“Made them myself last night, and put them in an airtight container. They should be very crisp.”

The couple lowered anchor off the western coast of Catalina Island and enjoyed their lunch. As they were finishing the last of the chips, a small cruiser pulled up by them.

“Hey, ahoy there!” the officer on the police cruiser called.

“Ahoy, officer. Are we not allowed out here today?”

“Nah, just got a message here. You’re Mark Yulogh, right?”

“Yeah.”

“It’s a note from your parents. They’re flying into Lindbergh tonight.”

Mark sighed, with the weight on his shoulders.

“Thank you for letting me know. We’ll get on our way in just a few.”

The officer saluted and zipped back towards the northern coast.

“Looks like we’re going to have to make things official with them.”

Jayna looked up at Mark, and cocked her head to the side. A couple of her sun-kissed brunette locks fell down around her face.

He patted his pockets and smiled. He proceeded to pull out a small box, and kneeled down in front of her.

“For a very long time, Jayna, we’ve been together. I was thinking about doing this tonight after we got back to San Diego, but now is good of a time as any.”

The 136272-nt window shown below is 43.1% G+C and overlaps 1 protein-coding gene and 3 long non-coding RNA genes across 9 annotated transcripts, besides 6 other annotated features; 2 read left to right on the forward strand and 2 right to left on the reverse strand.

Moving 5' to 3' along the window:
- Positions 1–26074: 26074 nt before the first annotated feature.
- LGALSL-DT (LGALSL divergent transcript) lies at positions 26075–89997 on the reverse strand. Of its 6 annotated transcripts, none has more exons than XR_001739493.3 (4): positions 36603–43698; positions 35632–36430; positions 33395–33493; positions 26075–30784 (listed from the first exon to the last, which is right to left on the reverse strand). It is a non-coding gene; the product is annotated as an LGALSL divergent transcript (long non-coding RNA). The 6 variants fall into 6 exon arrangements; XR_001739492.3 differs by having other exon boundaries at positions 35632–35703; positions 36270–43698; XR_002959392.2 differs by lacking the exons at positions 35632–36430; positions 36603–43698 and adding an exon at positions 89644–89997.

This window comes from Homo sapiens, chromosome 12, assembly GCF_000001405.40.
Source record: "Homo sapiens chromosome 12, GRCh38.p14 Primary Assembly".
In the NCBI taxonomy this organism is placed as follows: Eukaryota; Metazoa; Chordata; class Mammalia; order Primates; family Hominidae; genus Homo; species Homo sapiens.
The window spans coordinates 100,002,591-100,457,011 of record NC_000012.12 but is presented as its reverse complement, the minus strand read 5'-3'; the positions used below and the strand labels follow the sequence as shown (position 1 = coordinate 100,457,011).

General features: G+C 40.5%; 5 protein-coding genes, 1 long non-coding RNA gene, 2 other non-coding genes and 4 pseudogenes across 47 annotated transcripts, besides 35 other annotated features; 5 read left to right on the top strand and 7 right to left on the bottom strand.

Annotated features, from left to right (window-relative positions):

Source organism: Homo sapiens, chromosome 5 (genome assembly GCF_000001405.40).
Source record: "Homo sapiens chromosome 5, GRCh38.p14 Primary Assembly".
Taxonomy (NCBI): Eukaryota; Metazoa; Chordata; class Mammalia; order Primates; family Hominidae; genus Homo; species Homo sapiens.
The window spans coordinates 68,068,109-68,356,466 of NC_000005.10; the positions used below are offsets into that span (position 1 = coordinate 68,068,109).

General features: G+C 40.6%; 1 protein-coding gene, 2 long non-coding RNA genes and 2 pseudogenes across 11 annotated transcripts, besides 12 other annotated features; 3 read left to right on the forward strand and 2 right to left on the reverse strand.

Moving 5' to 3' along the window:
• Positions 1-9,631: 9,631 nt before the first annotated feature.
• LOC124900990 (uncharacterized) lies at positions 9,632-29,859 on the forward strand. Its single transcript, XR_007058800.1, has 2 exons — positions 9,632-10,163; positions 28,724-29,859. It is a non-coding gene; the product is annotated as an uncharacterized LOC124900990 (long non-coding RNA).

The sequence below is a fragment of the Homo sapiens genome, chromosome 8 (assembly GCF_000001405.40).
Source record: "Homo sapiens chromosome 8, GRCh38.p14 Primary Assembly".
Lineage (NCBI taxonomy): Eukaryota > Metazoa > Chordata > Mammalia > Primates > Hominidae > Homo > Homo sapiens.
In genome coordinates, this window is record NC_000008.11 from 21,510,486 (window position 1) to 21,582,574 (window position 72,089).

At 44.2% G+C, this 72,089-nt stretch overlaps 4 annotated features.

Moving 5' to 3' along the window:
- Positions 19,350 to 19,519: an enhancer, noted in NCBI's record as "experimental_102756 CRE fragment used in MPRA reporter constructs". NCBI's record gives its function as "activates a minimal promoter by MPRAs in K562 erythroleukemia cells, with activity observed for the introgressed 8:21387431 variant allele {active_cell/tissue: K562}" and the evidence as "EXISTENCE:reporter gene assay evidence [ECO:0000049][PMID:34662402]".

Jayna gasped, as she knew what was coming.

“Jayna Brown, would you marry me?”

She squealed and jumped up and down.

“Yes! Yesyesyes! A thousand times yes!”

She proceeded to hug him and smiled at him broadly.

“I guess we should get back to port, eh? If they’re coming in tonight, that means we’re going to have to take them out to dinner.”

Jayna smiled at him and looked out over the ocean.

“After we get married, we should think about a long sail down the pacific coast. Maybe hit Cabo or San Salvador.”

Mark just smiled as he pulled up the anchor.

The couple walked into the cabin, and with a roar of the motor, they scuppered off toward home port. Fiancees on their way to give good news.